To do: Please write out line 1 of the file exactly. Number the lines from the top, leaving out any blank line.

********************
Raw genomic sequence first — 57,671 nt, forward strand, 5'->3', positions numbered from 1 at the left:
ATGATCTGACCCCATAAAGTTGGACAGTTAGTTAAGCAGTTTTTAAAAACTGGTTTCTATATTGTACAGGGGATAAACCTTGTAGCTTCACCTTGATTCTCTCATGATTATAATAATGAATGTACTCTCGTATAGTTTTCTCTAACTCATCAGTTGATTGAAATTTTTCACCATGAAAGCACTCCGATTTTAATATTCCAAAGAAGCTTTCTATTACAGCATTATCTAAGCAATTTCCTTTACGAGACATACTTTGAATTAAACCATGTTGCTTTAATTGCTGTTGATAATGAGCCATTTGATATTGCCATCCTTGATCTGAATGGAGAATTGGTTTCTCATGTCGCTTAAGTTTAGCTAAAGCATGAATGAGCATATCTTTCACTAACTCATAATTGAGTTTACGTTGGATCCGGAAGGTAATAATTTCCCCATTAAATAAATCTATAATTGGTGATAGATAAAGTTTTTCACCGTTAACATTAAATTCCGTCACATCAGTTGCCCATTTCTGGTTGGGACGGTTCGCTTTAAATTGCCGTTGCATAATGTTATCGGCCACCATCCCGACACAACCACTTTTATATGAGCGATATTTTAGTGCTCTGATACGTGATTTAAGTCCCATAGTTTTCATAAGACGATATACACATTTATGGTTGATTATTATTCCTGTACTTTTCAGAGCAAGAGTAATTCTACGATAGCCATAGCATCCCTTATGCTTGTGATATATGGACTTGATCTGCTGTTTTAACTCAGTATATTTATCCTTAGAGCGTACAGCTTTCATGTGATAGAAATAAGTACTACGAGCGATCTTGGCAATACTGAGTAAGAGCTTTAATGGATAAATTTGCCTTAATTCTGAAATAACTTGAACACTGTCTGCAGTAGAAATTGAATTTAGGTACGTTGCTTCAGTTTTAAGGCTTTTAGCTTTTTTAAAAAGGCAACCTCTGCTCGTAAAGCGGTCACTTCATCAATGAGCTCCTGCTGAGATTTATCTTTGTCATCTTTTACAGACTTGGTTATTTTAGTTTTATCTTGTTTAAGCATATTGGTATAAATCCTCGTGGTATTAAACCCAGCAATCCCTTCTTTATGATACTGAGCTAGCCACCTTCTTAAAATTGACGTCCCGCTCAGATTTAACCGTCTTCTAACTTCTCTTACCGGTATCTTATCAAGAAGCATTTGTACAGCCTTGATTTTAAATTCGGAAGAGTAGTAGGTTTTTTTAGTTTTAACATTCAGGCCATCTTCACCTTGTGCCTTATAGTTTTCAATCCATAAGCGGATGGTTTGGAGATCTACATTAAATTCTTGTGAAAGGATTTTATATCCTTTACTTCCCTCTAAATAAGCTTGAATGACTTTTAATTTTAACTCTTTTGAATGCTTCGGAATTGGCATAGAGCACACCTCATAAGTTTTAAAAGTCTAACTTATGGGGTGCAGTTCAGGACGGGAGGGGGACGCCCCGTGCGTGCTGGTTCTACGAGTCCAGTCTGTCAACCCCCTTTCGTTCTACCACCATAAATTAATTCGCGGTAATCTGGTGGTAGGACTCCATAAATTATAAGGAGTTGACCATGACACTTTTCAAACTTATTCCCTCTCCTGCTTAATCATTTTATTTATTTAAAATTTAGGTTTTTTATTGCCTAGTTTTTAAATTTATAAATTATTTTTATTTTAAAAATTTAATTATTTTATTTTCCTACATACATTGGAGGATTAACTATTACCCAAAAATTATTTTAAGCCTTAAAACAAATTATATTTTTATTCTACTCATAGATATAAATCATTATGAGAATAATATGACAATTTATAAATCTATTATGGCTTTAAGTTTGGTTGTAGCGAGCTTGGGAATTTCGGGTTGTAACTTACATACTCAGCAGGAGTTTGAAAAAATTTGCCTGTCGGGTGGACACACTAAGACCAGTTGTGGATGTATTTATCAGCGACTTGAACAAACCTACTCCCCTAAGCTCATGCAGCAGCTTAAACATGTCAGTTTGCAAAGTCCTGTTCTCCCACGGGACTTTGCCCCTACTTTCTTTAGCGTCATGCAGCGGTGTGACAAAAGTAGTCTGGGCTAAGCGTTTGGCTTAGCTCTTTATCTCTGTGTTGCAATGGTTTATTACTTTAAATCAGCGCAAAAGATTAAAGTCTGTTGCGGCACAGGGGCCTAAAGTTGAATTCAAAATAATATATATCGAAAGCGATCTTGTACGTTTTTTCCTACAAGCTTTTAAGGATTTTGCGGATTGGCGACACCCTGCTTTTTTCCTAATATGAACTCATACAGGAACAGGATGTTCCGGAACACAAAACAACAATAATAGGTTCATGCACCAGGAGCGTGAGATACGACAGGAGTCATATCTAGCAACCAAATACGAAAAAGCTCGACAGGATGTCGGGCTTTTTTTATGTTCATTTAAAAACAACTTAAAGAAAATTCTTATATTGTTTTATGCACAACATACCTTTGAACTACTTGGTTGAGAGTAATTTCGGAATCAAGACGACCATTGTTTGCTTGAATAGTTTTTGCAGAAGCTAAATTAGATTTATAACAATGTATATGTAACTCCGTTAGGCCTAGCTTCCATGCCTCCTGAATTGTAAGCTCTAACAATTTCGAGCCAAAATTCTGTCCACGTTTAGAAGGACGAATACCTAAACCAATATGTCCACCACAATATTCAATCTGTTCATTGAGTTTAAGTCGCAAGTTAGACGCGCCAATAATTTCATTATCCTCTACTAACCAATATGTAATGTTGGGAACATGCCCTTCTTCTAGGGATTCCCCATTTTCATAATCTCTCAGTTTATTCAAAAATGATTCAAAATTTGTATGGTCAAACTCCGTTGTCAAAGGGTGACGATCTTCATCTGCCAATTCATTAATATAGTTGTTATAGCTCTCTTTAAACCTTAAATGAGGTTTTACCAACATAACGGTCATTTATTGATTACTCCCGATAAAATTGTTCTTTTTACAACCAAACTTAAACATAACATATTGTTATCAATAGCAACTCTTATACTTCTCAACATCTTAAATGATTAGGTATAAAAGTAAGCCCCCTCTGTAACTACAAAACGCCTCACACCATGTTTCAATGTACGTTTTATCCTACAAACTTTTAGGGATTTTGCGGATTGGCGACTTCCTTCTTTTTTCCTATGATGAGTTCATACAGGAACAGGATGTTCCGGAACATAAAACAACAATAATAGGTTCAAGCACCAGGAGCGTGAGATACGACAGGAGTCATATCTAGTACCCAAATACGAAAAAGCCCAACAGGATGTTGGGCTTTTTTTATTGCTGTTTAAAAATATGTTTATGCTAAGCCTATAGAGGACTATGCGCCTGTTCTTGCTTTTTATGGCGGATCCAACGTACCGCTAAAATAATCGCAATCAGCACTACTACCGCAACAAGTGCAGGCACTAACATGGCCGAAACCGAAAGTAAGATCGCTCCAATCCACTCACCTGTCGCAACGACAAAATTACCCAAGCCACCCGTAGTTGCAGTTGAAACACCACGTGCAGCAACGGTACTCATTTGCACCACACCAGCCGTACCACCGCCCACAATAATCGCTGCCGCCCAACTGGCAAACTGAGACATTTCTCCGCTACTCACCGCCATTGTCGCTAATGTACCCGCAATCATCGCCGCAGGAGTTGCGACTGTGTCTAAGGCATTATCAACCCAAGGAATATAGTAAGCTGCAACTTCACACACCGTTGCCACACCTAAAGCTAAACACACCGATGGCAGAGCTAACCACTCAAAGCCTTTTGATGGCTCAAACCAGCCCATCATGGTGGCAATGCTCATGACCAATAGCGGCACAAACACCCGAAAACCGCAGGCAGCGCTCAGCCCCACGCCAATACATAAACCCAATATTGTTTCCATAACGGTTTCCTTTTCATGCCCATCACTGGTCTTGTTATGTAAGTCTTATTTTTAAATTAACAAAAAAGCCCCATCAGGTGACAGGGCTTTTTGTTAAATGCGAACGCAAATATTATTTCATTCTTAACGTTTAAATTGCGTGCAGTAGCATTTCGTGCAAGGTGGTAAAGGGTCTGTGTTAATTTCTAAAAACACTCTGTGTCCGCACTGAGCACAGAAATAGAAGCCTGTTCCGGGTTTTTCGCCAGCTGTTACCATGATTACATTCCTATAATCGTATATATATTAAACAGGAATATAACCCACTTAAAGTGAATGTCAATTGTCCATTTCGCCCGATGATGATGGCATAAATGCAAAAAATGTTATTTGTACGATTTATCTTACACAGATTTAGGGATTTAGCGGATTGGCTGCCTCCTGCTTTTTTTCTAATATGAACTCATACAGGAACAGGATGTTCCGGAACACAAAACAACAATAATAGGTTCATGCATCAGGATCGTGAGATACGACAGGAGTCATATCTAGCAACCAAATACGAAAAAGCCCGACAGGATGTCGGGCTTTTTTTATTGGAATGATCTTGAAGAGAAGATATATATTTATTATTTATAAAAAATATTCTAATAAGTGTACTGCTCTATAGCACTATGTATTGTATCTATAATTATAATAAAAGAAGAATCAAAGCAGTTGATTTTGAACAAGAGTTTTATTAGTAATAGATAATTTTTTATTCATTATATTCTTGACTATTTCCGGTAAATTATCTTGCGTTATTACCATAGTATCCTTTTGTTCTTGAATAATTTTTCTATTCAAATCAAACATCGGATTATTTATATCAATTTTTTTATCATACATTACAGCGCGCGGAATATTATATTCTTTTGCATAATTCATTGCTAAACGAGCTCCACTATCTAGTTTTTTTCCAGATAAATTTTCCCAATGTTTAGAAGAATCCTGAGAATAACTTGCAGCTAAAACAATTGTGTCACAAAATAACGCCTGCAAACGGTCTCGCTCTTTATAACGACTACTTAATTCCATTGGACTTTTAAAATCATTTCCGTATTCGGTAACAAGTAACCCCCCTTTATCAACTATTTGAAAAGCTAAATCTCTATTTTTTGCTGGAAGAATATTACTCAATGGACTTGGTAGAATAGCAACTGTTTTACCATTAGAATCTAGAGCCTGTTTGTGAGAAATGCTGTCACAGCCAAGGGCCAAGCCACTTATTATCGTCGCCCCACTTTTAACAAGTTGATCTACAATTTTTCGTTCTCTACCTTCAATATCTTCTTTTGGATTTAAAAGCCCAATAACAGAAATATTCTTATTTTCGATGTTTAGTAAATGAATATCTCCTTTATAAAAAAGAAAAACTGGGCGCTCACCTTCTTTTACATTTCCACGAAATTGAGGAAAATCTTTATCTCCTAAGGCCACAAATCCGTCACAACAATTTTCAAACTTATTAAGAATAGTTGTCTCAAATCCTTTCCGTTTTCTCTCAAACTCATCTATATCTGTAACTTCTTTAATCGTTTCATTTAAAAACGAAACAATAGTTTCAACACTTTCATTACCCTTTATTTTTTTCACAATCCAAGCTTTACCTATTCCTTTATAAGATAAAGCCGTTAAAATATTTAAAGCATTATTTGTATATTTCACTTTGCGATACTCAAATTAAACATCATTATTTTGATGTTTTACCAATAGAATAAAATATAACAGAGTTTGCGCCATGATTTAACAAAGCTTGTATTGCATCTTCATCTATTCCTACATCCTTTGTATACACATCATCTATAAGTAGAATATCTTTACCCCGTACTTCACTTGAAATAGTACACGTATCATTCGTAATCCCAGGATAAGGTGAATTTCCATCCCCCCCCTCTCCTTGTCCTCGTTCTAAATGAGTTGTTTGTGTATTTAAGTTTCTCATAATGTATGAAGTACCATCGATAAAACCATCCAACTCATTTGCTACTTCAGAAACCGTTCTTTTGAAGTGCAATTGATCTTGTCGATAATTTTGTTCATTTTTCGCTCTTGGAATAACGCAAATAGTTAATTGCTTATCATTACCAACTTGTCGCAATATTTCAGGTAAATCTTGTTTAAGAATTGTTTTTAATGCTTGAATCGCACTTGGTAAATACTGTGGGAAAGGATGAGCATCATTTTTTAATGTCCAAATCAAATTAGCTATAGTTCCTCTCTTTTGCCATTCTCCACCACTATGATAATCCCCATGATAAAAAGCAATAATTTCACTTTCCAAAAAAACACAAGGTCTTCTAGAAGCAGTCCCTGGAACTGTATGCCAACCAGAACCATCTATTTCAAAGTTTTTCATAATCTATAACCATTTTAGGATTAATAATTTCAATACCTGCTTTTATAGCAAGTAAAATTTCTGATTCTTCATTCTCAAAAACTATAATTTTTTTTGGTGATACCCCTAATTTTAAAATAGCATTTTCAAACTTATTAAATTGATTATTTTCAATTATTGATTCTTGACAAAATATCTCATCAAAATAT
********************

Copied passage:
Raw genomic sequence first — 57,671 nt, forward strand, 5'->3', positions numbered from 1 at the left: